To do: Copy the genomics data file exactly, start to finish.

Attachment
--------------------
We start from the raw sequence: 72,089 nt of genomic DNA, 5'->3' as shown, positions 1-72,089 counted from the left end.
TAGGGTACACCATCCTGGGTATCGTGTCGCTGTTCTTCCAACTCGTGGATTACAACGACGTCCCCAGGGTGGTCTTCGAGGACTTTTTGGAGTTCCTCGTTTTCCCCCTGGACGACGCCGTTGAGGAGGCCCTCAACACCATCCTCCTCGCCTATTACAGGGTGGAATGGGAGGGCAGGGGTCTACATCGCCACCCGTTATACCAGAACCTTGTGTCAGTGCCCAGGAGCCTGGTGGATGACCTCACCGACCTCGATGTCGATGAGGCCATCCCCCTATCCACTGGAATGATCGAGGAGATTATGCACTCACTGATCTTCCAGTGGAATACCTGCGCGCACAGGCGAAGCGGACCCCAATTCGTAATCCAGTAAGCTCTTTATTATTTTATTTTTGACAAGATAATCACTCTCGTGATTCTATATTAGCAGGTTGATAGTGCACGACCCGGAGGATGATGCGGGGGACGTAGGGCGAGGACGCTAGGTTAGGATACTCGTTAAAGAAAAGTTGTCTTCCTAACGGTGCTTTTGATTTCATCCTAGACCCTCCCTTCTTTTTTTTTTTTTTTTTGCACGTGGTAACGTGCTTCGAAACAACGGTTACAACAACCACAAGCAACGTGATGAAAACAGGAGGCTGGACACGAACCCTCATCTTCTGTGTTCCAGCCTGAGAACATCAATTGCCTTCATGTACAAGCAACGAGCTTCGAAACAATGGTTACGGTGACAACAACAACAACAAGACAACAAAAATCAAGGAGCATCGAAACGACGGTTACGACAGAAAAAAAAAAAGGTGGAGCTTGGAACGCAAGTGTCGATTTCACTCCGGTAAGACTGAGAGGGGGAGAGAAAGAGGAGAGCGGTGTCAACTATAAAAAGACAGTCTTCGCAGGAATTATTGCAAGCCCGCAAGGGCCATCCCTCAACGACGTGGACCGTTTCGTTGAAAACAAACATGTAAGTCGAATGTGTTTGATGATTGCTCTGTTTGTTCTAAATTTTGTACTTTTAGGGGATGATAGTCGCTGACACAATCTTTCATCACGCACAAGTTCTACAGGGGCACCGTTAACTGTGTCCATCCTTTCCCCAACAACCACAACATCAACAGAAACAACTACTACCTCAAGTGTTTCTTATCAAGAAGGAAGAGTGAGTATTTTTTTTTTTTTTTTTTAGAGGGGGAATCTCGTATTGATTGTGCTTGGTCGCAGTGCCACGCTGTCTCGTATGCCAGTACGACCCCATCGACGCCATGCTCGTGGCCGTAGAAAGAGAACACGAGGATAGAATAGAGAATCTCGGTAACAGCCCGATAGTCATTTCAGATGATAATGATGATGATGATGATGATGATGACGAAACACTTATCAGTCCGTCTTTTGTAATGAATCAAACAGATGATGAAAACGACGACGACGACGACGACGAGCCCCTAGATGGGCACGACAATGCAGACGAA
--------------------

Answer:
We start from the raw sequence: 72,089 nt of genomic DNA, 5'->3' as shown, positions 1-72,089 counted from the left end.
TAGGGTACACCATCCTGGGTATCGTGTCGCTGTTCTTCCAACTCGTGGATTACAACGACGTCCCCAGGGTGGTCTTCGAGGACTTTTTGGAGTTCCTCGTTTTCCCCCTGGACGACGCCGTTGAGGAGGCCCTCAACACCATCCTCCTCGCCTATTACAGGGTGGAATGGGAGGGCAGGGGTCTACATCGCCACCCGTTATACCAGAACCTTGTGTCAGTGCCCAGGAGCCTGGTGGATGACCTCACCGACCTCGATGTCGATGAGGCCATCCCCCTATCCACTGGAATGATCGAGGAGATTATGCACTCACTGATCTTCCAGTGGAATACCTGCGCGCACAGGCGAAGCGGACCCCAATTCGTAATCCAGTAAGCTCTTTATTATTTTATTTTTGACAAGATAATCACTCTCGTGATTCTATATTAGCAGGTTGATAGTGCACGACCCGGAGGATGATGCGGGGGACGTAGGGCGAGGACGCTAGGTTAGGATACTCGTTAAAGAAAAGTTGTCTTCCTAACGGTGCTTTTGATTTCATCCTAGACCCTCCCTTCTTTTTTTTTTTTTTTTTGCACGTGGTAACGTGCTTCGAAACAACGGTTACAACAACCACAAGCAACGTGATGAAAACAGGAGGCTGGACACGAACCCTCATCTTCTGTGTTCCAGCCTGAGAACATCAATTGCCTTCATGTACAAGCAACGAGCTTCGAAACAATGGTTACGGTGACAACAACAACAACAAGACAACAAAAATCAAGGAGCATCGAAACGACGGTTACGACAGAAAAAAAAAAAGGTGGAGCTTGGAACGCAAGTGTCGATTTCACTCCGGTAAGACTGAGAGGGGGAGAGAAAGAGGAGAGCGGTGTCAACTATAAAAAGACAGTCTTCGCAGGAATTATTGCAAGCCCGCAAGGGCCATCCCTCAACGACGTGGACCGTTTCGTTGAAAACAAACATGTAAGTCGAATGTGTTTGATGATTGCTCTGTTTGTTCTAAATTTTGTACTTTTAGGGGATGATAGTCGCTGACACAATCTTTCATCACGCACAAGTTCTACAGGGGCACCGTTAACTGTGTCCATCCTTTCCCCAACAACCACAACATCAACAGAAACAACTACTACCTCAAGTGTTTCTTATCAAGAAGGAAGAGTGAGTATTTTTTTTTTTTTTTTTTAGAGGGGGAATCTCGTATTGATTGTGCTTGGTCGCAGTGCCACGCTGTCTCGTATGCCAGTACGACCCCATCGACGCCATGCTCGTGGCCGTAGAAAGAGAACACGAGGATAGAATAGAGAATCTCGGTAACAGCCCGATAGTCATTTCAGATGATAATGATGATGATGATGATGATGATGACGAAACACTTATCAGTCCGTCTTTTGTAATGAATCAAACAGATGATGAAAACGACGACGACGACGACGACGAGCCCCTAGATGGGCACGACAATGCAGACGAA